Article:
Department of Plant Pathology, University of Minnesota, St. Paul 55108
California Department of Food and Agriculture, Sacramento, CA 95832
Department of Soil, Water, and Climate, University of Minnesota, St. Paul 55108
In the summer of 2011, two independent garlic samples from Morrison and Dakota counties and in 2012 one garlic sample from Carver county in Minnesota were submitted by commercial growers to the University of Minnesota Plant Disease Clinic for disease analyses. Symptoms of the above-ground plant parts were stunting and chlorosis. Symptoms of bulbs were necrosis, underdevelopment, and distortion. Upon microscopic examination, phytonematodes exuded into the surrounding water droplet. Nematodes were present in the protective leaves, abscission zone, and cloves in all submitted bulbs (n = 18) for analyses. Morphometric examination of females, males, and juveniles determined that they were Ditylenchus dipsaci. Nematodes extracted from garlic cloves were fixed in TAF (97 ml formalin [40%], 2 ml triethanolamine, and 91 ml dH2O). Morphological observations and measurements were made under an Olympus BX51 microscope equipped with a Nomarski differential interference contrast. Female (n = 6) measurements were: L = 1.411 to 1.636 mm, a = 38 to 44, b = 5.8 to 8.0, c = 14 to 17, stylet = 11.5 to 12.3 μm, V = 79 to 81%, and tail = 95 to 105 μm. The body was almost straight, when heat relaxed, lip region flattened, median bulb oval, and isthmus elongate and slender. The basal pharyngeal bulb overlapped the intestine. The post-vulval uterine branch was about half of vulva-anus distance. The tail was conoid with a pointed terminus. Male (n = 9) measurements were: L = 1.372 to 1.558 mm, a = 40 to 50, b = 6.5 to 7.0, c = 14 to 16, stylet = 11.5 to 12.3 μm, spicules = 22 to 27 μm, and gubernaculum = 9 to 10 μm. The bursa was leptoderan and spicules were curved with simple gubernaculum. Morphology and morphometrics of females and males of D. dipsaci from Minnesota generally fit the descriptions provided for the type and other populations by Hopper (1) and other authors. Several specimens were also taken for molecular identification. DNA extraction, PCR, and sequencing protocols were as described by Subbotin et al. (2). The TW81 and AB28 primers were used for amplification of ITS-rRNA region and the D2A and D3B primers were used for amplification of the D2-D3 expansion segments of 28S rRNA gene. Comparison of the ITS and D2-D3 of 28 rRNA gene sequences showed 100 and 99% identity with corresponding gene sequences of D. dipsaci published in the GenBank (2). The sequences were submitted in the GenBank under accession numbers JX123258 and X123259. This nematode problem has not been known to occur in either of these locations previously. The most likely source of introduction of D. dipsaci are imported garlic seed bulbs. To our knowledge, this is the first report of D. dipsaci affecting garlic or any other crops in Minnesota. The garlic produced in these locations was considered unmarketable and complete loss to the farmers. The presence of D. dipsaci could have a significant economic impact in the emerging multi-million dollar garlic industry in Minnesota.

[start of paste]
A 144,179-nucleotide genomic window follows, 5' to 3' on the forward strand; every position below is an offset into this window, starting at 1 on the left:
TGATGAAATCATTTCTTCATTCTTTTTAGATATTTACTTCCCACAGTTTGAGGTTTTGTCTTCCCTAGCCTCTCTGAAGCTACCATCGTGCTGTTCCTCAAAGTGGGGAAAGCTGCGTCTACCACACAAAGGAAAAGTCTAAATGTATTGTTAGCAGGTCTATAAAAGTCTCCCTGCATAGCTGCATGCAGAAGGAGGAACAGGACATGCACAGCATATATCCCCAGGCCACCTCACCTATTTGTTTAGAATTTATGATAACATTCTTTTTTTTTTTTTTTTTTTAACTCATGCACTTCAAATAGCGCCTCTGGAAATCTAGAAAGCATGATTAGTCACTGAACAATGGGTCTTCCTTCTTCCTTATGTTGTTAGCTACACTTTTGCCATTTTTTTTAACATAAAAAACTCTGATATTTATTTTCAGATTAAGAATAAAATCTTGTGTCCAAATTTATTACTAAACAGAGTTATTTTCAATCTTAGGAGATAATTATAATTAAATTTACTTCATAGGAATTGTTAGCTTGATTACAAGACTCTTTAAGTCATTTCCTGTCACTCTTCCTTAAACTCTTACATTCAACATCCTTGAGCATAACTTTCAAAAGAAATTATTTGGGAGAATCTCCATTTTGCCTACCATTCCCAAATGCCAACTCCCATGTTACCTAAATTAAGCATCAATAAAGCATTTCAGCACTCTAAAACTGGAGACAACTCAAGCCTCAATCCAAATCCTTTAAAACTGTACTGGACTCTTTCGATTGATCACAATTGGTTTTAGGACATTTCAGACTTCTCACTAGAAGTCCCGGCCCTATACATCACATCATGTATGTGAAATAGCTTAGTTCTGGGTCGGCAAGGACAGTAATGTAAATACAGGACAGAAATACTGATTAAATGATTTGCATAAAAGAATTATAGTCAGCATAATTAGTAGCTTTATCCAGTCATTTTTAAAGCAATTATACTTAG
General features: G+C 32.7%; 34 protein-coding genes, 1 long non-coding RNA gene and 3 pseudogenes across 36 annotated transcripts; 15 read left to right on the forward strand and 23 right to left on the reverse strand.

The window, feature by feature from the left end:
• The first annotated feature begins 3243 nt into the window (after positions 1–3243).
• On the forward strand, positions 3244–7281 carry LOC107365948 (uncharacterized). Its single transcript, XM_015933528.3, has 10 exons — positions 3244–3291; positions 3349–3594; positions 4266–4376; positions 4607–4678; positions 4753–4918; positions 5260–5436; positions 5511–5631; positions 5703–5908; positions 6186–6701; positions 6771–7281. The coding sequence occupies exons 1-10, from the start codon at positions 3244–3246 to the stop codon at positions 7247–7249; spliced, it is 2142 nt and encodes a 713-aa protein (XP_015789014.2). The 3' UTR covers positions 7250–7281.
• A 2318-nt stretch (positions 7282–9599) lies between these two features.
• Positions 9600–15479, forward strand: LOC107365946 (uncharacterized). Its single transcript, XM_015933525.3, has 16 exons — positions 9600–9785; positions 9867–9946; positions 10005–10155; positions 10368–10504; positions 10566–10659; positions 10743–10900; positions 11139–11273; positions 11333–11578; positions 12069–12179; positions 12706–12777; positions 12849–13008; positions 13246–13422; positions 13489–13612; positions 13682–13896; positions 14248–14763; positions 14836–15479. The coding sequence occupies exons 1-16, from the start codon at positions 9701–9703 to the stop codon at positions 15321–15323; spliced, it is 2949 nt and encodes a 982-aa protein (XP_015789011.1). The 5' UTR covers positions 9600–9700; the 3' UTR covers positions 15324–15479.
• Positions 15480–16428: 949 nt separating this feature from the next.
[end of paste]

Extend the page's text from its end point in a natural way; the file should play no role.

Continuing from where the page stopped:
References: (1) D. J. Hooper. Ditylenchus dipsaci. CIH Descriptions of Plant-Parasitic Nematodes Set 1, No. 14, 1972. (2) S. A. Subbotin et al. Phytopathology 95:1308, 2005.